Miami Waterkeeper: North Miami algae bloom related to Biscayne Bay fish kill

NORTH MIAMI, FLA. (WSVN) - An algae bloom in North Miami is directly correlated to the fish kill that left thousands of dead fish floating in Biscayne Bay, according to the Miami Waterkeeper.

David Pobiak, who has lived on the bay for 18 years, said he’s never seen anything like Friday’s bloom before, and it ruined his family’s outdoor activities.

“My kids, my wife, we are out on the boat quite a lot as well as the fact that we fish off of this pier quite often,” he said. “As a result, now, I wouldn’t even dare fish in these waters because of the contamination, the toxicity of the algae and the effect it has on the fish.”

Officials said the algae bloom on Friday was possibly caused by the decaying fish from last week’s fish kill. Miami Waterkeeper said the bloom is the result of nutrient pollution from septic tank sewage leaks, stormwater runoff and fertilizer.

“Once we have the fish kills, we have a lot of fish and sea grass decomposing in the water, and that causes more bacteria that uses up more oxygen and releases more nutrients,” Miami Waterkeeper Executive Director Rachel Silverstein said. “That can lead to these blooms.”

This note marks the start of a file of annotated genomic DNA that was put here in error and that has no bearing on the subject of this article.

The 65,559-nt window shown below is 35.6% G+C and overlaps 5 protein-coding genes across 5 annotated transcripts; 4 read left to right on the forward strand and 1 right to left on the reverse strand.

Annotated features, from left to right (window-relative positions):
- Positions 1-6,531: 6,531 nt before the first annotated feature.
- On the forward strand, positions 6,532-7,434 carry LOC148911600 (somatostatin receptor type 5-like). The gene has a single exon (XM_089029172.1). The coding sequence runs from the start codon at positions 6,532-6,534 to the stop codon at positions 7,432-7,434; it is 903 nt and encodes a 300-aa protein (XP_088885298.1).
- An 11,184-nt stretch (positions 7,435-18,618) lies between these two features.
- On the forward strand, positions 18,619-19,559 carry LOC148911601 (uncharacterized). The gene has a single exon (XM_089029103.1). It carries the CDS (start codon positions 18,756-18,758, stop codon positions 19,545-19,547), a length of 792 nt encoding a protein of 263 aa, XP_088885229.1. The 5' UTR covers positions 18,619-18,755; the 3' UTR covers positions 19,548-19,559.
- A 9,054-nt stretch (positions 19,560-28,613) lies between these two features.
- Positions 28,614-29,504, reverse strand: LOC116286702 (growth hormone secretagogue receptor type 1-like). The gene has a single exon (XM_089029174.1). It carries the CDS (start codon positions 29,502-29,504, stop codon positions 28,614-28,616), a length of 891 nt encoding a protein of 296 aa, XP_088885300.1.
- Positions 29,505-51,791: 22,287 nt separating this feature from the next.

Fish kills are a regular occurrence during the summer when the water temperature rises, but officials believe sewage leaks and fertilizer played a part in the event.

“It’s beyond disgusting,” Pobiak said. “It looks like a carpet of sludge. It’s not just on the surface. It goes down into the water column, which is even more disgusting, if you think about it. What angers me the most is that we have the loss of our waterway of our lifestyle that we’re used to having, and now, it’s interrupted and, quite frankly, even after this is gone, I would be very careful to be back in the water.”

7Skyforce HD hovered over a waterway in the area that showed a lot of algae floating in the water. Cellphone video also showed the algae seeping into canals.

Cities such as Miami have been oxygenating the water to prevent future fish kills while upgrading their stormwater system.

“This will allow us to filter a lot of the sediments, the pesticides and also the plastic that ultimately ends up in our bay,” City of Miami Mayor Francis Suarez said.

Officials will soon be gathering water samples, and they are looking for the public’s input to find out where the bloom is happening in Biscayne Bay.

To help report any algae in the bay, please contact the Miami WaterKeeper at hello@miamiwaterkeeper.org.

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